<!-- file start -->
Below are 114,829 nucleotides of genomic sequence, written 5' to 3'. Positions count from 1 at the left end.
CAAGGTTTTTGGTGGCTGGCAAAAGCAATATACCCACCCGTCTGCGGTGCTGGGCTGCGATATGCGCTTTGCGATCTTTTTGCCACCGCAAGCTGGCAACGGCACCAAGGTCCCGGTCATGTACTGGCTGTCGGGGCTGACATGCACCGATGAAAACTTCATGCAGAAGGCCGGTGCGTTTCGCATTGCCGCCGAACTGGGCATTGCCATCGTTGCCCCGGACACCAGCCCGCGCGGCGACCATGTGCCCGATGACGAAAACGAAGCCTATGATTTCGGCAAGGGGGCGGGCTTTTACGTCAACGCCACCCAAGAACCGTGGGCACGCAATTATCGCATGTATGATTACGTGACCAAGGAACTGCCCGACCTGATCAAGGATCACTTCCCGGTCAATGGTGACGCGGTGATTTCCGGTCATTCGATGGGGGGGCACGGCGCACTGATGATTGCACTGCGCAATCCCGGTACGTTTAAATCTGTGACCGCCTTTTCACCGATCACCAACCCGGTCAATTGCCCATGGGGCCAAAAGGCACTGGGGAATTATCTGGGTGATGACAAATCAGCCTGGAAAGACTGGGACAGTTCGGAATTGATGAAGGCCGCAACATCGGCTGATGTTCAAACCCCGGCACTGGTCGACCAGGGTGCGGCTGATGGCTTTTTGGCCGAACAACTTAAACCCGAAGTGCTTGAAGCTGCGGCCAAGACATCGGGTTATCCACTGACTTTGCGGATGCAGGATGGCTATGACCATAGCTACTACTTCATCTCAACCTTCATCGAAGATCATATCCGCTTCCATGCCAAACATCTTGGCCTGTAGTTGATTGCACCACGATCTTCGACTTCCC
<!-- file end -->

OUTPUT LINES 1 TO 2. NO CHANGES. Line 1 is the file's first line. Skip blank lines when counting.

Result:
Below are 114,829 nucleotides of genomic sequence, written 5' to 3'. Positions count from 1 at the left end.
CAAGGTTTTTGGTGGCTGGCAAAAGCAATATACCCACCCGTCTGCGGTGCTGGGCTGCGATATGCGCTTTGCGATCTTTTTGCCACCGCAAGCTGGCAACGGCACCAAGGTCCCGGTCATGTACTGGCTGTCGGGGCTGACATGCACCGATGAAAACTTCATGCAGAAGGCCGGTGCGTTTCGCATTGCCGCCGAACTGGGCATTGCCATCGTTGCCCCGGACACCAGCCCGCGCGGCGACCATGTGCCCGATGACGAAAACGAAGCCTATGATTTCGGCAAGGGGGCGGGCTTTTACGTCAACGCCACCCAAGAACCGTGGGCACGCAATTATCGCATGTATGATTACGTGACCAAGGAACTGCCCGACCTGATCAAGGATCACTTCCCGGTCAATGGTGACGCGGTGATTTCCGGTCATTCGATGGGGGGGCACGGCGCACTGATGATTGCACTGCGCAATCCCGGTACGTTTAAATCTGTGACCGCCTTTTCACCGATCACCAACCCGGTCAATTGCCCATGGGGCCAAAAGGCACTGGGGAATTATCTGGGTGATGACAAATCAGCCTGGAAAGACTGGGACAGTTCGGAATTGATGAAGGCCGCAACATCGGCTGATGTTCAAACCCCGGCACTGGTCGACCAGGGTGCGGCTGATGGCTTTTTGGCCGAACAACTTAAACCCGAAGTGCTTGAAGCTGCGGCCAAGACATCGGGTTATCCACTGACTTTGCGGATGCAGGATGGCTATGACCATAGCTACTACTTCATCTCAACCTTCATCGAAGATCATATCCGCTTCCATGCCAAACATCTTGGCCTGTAGTTGATTGCACCACGATCTTCGACTTCCC